Home / U.S. / Ten Senate Democrats ask Franken to resign before new allegations of sexual harassment

Ten Senate Democrats ask Franken to resign before new allegations of sexual harassment

Senator Al Franken arrives at the Capitol on July 12 (Pablo Martinez Monsivais / AP)

Ten Senate Democrats on Wednesday asked Senator Al Franken (D-Minn.) To resign in the face of growing accusations of sexual harassment, Posing the possibility that he does. become the second legislator to step aside for recent accusations of inappropriate behavior.

In a campaign started by Democratic women, almost a dozen senators said Franken should leave Capitol Hill. Franken faces multiple accusations of inappropriate contact and unwanted advances. He has denied the intentional evil and has apologized.

In a long statement posted on Facebook, Senator Kirsten Gillibrand (N.Y.) said she was "shocked" and "disappointed" by allegations by several women that Franken touched them inappropriately. She was joined by the Sens. Mazie Hirono (Hawaii), Claire McCaskill (Missouri), Maggie Hassan (NH), Kamala D. Harris (California), Tammy Baldwin (Wisconsin) and Patty Murray (Wash.), The Highest – company among the Democrats of the Senate, along with Joe Donnelly (Ind.), Robert P. Casey Jr. (Pennsylvania) and Sherrod Brown (Ohio).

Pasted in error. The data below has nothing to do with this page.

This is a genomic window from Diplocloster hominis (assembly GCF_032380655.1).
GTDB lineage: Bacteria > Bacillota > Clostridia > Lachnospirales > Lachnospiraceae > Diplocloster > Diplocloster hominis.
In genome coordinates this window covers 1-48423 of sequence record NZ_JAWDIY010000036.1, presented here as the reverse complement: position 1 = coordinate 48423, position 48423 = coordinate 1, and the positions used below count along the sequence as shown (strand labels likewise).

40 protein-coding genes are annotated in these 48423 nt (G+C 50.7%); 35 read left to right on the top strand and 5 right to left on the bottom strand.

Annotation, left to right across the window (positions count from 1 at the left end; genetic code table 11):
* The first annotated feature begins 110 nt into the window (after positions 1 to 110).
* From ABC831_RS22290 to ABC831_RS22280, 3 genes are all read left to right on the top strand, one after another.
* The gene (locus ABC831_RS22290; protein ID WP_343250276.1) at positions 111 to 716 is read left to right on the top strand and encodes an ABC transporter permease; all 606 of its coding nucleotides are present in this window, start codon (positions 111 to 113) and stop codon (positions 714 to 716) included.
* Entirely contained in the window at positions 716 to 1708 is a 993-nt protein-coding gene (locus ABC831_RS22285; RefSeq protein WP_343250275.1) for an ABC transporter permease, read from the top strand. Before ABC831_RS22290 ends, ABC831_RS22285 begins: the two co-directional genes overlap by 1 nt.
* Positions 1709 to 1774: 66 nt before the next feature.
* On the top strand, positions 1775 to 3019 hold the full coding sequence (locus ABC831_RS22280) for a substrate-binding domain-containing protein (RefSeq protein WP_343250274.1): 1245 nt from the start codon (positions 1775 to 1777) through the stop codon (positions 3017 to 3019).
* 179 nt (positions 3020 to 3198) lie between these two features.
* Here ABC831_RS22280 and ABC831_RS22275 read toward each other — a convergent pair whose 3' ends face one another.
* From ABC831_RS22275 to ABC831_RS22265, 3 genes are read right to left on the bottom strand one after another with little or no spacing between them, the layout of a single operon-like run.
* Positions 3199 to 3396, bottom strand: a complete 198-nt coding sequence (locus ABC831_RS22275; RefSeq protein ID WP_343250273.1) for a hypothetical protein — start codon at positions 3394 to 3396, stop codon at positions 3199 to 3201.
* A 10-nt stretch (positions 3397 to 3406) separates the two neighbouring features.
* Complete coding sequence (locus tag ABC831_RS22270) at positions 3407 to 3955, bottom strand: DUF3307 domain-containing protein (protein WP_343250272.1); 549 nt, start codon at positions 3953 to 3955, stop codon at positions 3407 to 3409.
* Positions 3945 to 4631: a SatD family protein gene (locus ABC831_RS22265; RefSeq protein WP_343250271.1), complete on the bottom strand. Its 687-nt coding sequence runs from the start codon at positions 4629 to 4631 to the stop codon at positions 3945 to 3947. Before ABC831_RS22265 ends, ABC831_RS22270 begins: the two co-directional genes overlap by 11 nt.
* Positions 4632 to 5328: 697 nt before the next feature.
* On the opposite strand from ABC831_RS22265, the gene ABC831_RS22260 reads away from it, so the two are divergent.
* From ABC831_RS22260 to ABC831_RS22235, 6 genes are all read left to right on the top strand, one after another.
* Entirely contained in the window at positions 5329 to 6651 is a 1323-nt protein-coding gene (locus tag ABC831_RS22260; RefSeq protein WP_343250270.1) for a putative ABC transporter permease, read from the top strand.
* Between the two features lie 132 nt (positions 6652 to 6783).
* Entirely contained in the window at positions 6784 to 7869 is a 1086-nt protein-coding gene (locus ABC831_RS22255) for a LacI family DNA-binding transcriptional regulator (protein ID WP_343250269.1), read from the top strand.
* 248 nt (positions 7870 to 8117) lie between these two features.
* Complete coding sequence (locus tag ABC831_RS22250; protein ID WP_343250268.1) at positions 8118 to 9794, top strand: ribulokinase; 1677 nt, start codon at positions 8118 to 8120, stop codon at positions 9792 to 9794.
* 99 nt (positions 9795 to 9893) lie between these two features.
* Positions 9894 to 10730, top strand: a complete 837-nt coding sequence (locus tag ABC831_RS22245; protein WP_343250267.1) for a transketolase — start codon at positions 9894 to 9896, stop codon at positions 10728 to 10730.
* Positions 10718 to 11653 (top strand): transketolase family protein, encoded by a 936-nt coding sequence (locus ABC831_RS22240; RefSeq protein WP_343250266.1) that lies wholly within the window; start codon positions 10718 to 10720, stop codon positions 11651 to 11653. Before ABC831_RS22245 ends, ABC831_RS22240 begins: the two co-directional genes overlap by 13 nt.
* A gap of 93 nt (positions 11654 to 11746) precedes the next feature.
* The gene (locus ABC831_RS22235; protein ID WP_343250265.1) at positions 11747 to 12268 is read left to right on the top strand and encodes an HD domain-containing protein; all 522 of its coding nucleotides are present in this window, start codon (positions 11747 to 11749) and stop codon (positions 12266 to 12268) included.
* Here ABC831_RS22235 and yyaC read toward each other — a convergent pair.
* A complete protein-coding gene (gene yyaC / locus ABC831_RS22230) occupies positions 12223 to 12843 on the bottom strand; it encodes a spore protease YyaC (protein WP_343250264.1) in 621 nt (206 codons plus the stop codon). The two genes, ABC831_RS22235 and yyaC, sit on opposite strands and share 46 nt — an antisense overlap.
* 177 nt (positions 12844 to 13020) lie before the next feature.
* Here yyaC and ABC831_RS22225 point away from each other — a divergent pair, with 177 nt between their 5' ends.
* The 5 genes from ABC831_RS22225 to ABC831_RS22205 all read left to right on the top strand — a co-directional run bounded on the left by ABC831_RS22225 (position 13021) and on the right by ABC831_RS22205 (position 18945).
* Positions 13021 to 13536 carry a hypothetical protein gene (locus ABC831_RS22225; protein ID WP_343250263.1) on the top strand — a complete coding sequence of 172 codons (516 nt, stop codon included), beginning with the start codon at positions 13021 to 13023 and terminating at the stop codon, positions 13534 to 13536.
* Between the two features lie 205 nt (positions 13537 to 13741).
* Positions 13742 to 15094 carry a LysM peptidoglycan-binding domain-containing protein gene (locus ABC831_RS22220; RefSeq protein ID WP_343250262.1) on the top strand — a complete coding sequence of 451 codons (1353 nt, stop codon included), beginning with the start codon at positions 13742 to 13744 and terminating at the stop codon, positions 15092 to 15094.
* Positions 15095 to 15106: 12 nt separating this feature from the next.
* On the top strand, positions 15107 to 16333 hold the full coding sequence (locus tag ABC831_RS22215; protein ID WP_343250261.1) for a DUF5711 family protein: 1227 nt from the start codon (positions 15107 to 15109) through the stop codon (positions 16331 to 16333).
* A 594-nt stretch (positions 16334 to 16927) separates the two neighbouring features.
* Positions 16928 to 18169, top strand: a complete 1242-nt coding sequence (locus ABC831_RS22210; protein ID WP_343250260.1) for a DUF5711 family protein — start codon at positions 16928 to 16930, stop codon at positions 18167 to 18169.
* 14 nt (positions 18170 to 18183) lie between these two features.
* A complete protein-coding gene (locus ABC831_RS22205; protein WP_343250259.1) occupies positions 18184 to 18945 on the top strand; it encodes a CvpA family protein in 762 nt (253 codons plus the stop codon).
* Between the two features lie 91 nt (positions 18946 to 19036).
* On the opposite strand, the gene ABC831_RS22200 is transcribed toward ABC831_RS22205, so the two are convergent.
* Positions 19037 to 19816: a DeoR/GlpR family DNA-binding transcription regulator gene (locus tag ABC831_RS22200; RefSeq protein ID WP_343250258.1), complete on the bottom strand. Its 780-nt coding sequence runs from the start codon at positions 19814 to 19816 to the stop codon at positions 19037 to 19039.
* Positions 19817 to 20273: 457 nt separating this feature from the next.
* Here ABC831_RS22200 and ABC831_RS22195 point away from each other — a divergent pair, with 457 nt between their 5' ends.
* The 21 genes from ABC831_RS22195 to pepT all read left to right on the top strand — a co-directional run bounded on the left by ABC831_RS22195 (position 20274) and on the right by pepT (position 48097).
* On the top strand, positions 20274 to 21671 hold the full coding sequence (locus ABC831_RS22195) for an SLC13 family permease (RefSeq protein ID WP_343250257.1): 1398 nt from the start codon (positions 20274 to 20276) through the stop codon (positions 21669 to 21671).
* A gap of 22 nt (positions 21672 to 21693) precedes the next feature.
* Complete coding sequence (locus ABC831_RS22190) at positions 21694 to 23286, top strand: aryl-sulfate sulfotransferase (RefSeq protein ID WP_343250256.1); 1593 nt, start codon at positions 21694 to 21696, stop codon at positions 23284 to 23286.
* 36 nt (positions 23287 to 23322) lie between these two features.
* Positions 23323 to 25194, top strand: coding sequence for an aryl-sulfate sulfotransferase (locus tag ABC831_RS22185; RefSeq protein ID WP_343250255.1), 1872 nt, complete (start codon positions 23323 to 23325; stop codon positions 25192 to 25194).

"While Senator Franken has the right to have the Ethics Committee complete its review, I think it would be better for our country if it sent a clear message that any type of mistreatment of women in our society is not acceptable if we we set aside to let someone else serve, "Gillibrand wrote.

If he resigns, Franken would be the second member of Congress to step aside during a recent recount of sexual harassment on the Capitol. Facing multiple allegations of inappropriate behavior around female aides, Rep. John Conyers Jr. (D-Mich.) Resigned Tuesday after more than half a century in Congress.

Franken has said he will cooperate with an ongoing investigation by the Senate Ethics Committee .

In recent days, the Democratic senators had spoken privately to each other about the situation, agreeing that they could not tolerate Franken's presence as the accusations continued to leak.

"People were on the verge of patience with this, they had had enough, one more accusation was going to be," said a principal assistant, who was granted anonymity to describe the private deliberations.

A second Senate aide familiar with the conversations confirmed the private discussions among the senators.

In describing the mood among the Democratic senators, the adviser said: "It's one day …"

If Franken resigns, Minnesota Governor Mark Dayton (D) would choose his replacement, which would serve until the November 2018 special elections to cover the final two years of Franken's term.

This story is developing. . .

Ed O & # 39; Keefe and David Weigel contributed to this article.

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